• Granularity versus flexibility. More granular conditionality, for example on revenue and spending measures, could help deliver higher quality of adjustment. However, this would also imply a significant reduction in program flexibility, and the ability to respond to shocks. This could also test ownership in an often-difficult political environment.
  • Gradualism versus speed. Implementation of complex reform agendas in the face of protracted structural challenges requires time, ownership, capacity building, and substantial financing. Therefore, a more gradual approach, which would justify longer EFF arrangements, may work better. Alternatively, disbursing programs could focus on macroeconomic stabilization with PCIs used increasingly to support medium-term structural agendas. However, a planning horizon longer than four years may not always work with political cycles and may increase the risks of reform fatigue.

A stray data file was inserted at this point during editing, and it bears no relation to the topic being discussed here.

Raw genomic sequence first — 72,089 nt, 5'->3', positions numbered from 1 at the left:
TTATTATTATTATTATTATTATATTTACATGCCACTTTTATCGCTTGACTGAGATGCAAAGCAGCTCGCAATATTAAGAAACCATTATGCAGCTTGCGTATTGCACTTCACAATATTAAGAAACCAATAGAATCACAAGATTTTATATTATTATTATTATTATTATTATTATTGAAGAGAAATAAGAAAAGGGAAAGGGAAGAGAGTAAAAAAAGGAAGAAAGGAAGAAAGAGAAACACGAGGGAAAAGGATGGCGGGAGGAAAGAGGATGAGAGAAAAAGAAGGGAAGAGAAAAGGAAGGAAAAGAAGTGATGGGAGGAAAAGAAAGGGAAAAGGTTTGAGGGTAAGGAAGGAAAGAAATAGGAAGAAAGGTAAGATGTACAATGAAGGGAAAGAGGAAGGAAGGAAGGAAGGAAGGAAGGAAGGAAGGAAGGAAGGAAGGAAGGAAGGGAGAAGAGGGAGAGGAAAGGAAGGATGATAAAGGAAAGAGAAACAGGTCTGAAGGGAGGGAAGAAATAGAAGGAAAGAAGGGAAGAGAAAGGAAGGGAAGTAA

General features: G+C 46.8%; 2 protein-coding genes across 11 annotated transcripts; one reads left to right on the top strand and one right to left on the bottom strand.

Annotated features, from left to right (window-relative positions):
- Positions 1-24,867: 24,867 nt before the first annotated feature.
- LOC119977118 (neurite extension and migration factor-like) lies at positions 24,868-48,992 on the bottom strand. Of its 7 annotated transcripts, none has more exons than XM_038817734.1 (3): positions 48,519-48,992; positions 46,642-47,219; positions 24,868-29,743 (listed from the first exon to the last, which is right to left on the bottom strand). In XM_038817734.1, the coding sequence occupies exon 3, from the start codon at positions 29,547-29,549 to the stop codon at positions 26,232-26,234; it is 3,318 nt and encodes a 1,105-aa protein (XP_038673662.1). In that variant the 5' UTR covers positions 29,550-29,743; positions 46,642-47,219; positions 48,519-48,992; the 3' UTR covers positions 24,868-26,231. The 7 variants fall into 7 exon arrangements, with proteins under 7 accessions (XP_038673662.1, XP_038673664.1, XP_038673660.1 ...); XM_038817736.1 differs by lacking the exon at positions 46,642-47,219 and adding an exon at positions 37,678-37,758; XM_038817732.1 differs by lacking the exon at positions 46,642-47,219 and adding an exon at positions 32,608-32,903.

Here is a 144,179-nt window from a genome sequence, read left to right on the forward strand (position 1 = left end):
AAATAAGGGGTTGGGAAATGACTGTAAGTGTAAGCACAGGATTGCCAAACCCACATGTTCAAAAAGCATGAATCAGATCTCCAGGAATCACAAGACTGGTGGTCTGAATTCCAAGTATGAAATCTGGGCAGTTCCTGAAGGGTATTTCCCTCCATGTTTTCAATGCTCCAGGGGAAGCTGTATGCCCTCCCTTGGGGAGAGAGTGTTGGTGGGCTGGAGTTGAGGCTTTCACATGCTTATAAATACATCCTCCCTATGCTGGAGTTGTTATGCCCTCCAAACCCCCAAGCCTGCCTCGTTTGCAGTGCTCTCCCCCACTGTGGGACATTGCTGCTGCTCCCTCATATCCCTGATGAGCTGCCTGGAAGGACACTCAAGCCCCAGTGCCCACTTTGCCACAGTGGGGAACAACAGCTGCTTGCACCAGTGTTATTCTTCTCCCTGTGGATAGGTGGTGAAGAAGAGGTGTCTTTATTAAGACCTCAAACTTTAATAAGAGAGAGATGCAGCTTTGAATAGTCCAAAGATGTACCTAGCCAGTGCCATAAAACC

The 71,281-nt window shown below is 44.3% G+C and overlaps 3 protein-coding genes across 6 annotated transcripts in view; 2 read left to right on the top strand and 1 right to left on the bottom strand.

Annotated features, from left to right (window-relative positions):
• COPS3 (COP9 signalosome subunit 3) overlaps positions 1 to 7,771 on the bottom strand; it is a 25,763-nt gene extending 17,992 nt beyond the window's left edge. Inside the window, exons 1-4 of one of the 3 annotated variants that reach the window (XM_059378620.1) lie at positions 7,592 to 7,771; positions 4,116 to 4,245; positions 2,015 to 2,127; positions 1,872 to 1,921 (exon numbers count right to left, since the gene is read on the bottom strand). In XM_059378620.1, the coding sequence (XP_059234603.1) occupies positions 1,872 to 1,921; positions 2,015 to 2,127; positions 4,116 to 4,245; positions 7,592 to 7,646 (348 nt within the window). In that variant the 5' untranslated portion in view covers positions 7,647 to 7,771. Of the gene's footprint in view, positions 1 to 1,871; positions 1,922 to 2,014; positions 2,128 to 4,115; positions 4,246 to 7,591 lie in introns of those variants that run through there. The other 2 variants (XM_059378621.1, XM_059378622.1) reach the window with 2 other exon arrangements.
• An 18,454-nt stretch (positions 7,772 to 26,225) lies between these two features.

• Parsimony versus more conditionality. Given the deep-seated structural challenges that the membership faces, the Fund needs to continue building expertise on structural issues. The design and tailoring of structural conditionality will need to be improved to maximize the impact of reforms. Fewer but deeper reforms may yield better results. Achieving parsimony may require the Fund to attach more conditionality to critical shared and non-core areas of responsibility at the expense of non-critical traditional core areas.
  • Debt operation versus adjustment. Sharper DSA tools would help mitigate any bias in judgment on debt sustainability and ensure more balanced consideration of the trade-off on a case-by-case basis.